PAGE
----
Don't mess with what is working for the American military
If a football team is running the ball effectively, it will keep right on running the ball, play after play. “Make the other team stop you,” is how coaches put it. Sometimes fans may want their team to try to pour it on and throw deep passes even when it has the lead. But the goal is to win. Taking unnecessary risks may make it more difficult to do so. Sticking with what is working can get a team to a bowl game.
The same thing holds true in military policy. It seems like Congress has not been distracted by the crisis in Afghanistan, because they are pushing a $24 billion increase to military spending above levels requested by the Biden administration. It is important to keep our military strong and to fund it at high levels to preserve the peace.
The United States has the world’s most powerful Air Force. It has had it since about the middle of World War II. Even as other branches have struggled a bit with modern warfare, the Air Force projects force everywhere at all times.
It can do that because of the miracle of refueling tankers. We need to continue to fund this program while making sure to stress that American produced tankers have been proven to work for the Air Force. Just like in football – don’t change the playbook midstream.
American fighters and bombers refuel in the air, after they take off and before they engage the enemy. That allows them to go anywhere and fight anyone. They always have a home-field advantage.
Now, though, the Air Force is considering whether to make a change on the fly. It plans to replace hundreds of aged tankers. So far it has invested some $1.6 billion flight-testing a new model tanker, known as Pegasus. That tanker is certified to refuel just about everything the Air Force flies.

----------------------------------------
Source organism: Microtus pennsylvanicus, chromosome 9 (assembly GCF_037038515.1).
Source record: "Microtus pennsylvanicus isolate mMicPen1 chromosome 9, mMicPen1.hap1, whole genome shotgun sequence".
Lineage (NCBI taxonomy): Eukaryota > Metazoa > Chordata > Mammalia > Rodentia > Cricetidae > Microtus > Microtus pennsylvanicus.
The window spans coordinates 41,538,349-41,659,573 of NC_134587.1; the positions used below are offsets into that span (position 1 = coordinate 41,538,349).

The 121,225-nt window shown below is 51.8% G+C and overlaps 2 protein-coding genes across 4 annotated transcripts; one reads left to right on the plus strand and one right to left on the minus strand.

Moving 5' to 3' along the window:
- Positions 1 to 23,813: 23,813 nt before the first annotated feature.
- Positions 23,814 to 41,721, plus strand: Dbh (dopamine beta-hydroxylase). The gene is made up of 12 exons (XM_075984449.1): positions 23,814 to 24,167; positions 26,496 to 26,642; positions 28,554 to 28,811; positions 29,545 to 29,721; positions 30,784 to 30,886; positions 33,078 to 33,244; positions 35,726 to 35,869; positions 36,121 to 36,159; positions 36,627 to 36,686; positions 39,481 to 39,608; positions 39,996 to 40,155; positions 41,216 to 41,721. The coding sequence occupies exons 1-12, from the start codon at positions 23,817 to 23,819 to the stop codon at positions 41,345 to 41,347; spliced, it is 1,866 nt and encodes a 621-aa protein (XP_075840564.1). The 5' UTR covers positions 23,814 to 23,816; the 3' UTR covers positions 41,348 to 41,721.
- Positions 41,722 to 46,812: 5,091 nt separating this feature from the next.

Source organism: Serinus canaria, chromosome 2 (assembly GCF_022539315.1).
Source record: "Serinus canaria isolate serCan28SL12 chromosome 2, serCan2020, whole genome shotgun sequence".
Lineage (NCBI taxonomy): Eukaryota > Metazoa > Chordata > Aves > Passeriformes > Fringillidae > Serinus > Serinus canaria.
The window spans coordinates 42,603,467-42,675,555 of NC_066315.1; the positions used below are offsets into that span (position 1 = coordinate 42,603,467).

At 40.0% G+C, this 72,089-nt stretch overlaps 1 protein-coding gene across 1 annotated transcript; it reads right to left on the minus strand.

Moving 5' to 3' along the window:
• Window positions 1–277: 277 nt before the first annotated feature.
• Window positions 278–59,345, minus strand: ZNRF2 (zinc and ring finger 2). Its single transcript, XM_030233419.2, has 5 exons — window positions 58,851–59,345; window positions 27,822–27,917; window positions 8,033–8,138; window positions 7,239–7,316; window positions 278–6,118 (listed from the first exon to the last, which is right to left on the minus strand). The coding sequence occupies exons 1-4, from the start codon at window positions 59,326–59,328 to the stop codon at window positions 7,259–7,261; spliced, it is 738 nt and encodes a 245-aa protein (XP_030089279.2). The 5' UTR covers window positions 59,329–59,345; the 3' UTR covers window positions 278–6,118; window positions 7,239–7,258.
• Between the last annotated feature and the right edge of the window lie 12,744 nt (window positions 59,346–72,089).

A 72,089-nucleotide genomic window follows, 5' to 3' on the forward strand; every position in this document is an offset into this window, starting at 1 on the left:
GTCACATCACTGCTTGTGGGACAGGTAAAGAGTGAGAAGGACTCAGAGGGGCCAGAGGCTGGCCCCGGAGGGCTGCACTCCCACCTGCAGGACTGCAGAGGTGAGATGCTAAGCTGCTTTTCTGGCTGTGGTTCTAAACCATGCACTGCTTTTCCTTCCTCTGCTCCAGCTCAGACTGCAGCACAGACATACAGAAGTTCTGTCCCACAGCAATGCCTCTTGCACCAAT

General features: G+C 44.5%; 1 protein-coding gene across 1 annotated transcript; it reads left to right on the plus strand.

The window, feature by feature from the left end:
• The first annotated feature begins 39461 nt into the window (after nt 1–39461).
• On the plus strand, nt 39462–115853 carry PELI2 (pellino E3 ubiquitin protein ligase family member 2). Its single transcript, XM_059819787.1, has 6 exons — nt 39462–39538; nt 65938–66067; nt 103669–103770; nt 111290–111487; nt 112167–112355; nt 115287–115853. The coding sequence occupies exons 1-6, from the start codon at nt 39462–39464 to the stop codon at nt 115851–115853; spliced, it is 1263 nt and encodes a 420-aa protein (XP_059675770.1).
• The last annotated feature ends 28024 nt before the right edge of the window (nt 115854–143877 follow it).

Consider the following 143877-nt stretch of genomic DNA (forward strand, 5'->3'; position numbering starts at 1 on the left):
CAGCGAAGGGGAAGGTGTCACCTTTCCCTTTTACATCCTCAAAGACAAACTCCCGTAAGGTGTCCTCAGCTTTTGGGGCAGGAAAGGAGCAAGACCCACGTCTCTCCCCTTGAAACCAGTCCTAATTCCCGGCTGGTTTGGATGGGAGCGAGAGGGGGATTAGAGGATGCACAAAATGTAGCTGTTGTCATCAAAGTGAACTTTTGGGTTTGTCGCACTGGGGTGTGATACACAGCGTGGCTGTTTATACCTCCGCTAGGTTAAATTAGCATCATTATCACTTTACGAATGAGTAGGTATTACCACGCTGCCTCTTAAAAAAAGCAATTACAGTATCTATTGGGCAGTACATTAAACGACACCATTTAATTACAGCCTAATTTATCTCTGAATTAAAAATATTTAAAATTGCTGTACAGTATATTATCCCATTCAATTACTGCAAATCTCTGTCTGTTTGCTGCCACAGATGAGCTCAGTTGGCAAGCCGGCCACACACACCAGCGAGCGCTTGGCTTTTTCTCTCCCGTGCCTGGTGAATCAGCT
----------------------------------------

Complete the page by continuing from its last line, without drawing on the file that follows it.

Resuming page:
“Assuming the service does not wish to repeat this costly and protracted process with a different aircraft, KC-46 would seem to be the obvious candidate for the next increment of tanker purchases,” military analyst Loren Thompson writes. This is the aerial equivalent of running the football. Keep doing what is working.
However, as if to prove that it is never safe to assume the obvious: some are pressing for the service to take a look at another, as-yet-unproven model.
European giant Airbus is looking to sell its untested tankers, and it is teaming up with American company Lockheed Martin to do so. The European planes would be shipped to Alabama for some final assembly. This may please a handful of workers in one state, but it would add unnecessary time and expense to the project to replace the aging tankers.
“The Airbus tanker is not certified by civil aviation authorities to the standard required by the Air Force,” Thompson notes. Getting it approved would cost time. And money. “In addition, it would have to be certified by the Air Force’s internal regulatory body for use as a refueler with each of the 15 aircraft types for which KC-46 has been approved. This will require hundreds of millions of dollars and several years to accomplish.”
There is simply no point in spending all this money for all this testing when the Air Force already has a system in place that is working and getting the job done. As a bonus, that existing system is already built here in the United States on a dedicated assembly line. Why would the military want to outsource such an important project when it is already succeeding with a homemade plane?
It is relatively early in this game, and there is no doubt that Lockheed and Airbus will pull some trick plays in the months and years ahead. Expect them to try to apply political pressure in Congress and within the Pentagon.
However, they simply cannot top the technology that is already serving the country in Pegasus. The Air Force has tested that system under combat conditions, and it works. It will continue to work since the service is already flying some 180 Pegasus models. This is one area where we simply must keep it simple. No Air Force in the sky can match ours. Investing more in the right tanker will keep it that way.
Greg Young is host of the nationally syndicated Chosen Generation Radio Show which airs Monday through Friday on stations coast to coast. He served as a Russian Linguist at the USAF, discover more at chosengenerationradio.com.
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